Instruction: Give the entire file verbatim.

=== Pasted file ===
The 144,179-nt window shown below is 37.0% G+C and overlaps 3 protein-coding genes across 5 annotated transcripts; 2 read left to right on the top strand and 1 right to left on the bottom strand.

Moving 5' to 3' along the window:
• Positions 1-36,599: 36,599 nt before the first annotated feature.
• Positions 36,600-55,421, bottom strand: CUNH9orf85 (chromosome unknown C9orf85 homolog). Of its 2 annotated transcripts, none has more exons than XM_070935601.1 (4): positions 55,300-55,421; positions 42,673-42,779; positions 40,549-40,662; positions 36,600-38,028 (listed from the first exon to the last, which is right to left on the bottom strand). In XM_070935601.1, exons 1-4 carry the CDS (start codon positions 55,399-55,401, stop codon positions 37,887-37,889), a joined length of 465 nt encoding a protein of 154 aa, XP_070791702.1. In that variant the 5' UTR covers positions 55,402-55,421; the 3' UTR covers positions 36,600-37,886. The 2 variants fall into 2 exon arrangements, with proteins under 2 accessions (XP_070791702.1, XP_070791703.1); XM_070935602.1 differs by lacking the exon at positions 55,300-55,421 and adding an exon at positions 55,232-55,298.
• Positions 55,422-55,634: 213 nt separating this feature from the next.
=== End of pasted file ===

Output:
The 144,179-nt window shown below is 37.0% G+C and overlaps 3 protein-coding genes across 5 annotated transcripts; 2 read left to right on the top strand and 1 right to left on the bottom strand.

Moving 5' to 3' along the window:
• Positions 1-36,599: 36,599 nt before the first annotated feature.
• Positions 36,600-55,421, bottom strand: CUNH9orf85 (chromosome unknown C9orf85 homolog). Of its 2 annotated transcripts, none has more exons than XM_070935601.1 (4): positions 55,300-55,421; positions 42,673-42,779; positions 40,549-40,662; positions 36,600-38,028 (listed from the first exon to the last, which is right to left on the bottom strand). In XM_070935601.1, exons 1-4 carry the CDS (start codon positions 55,399-55,401, stop codon positions 37,887-37,889), a joined length of 465 nt encoding a protein of 154 aa, XP_070791702.1. In that variant the 5' UTR covers positions 55,402-55,421; the 3' UTR covers positions 36,600-37,886. The 2 variants fall into 2 exon arrangements, with proteins under 2 accessions (XP_070791702.1, XP_070791703.1); XM_070935602.1 differs by lacking the exon at positions 55,300-55,421 and adding an exon at positions 55,232-55,298.
• Positions 55,422-55,634: 213 nt separating this feature from the next.